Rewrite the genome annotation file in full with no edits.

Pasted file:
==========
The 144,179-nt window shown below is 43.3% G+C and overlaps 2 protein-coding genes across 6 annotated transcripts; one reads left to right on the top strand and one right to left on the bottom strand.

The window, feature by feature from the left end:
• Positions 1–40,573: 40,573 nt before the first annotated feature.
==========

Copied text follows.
The 144,179-nt window shown below is 43.3% G+C and overlaps 2 protein-coding genes across 6 annotated transcripts; one reads left to right on the top strand and one right to left on the bottom strand.

The window, feature by feature from the left end:
• Positions 1–40,573: 40,573 nt before the first annotated feature.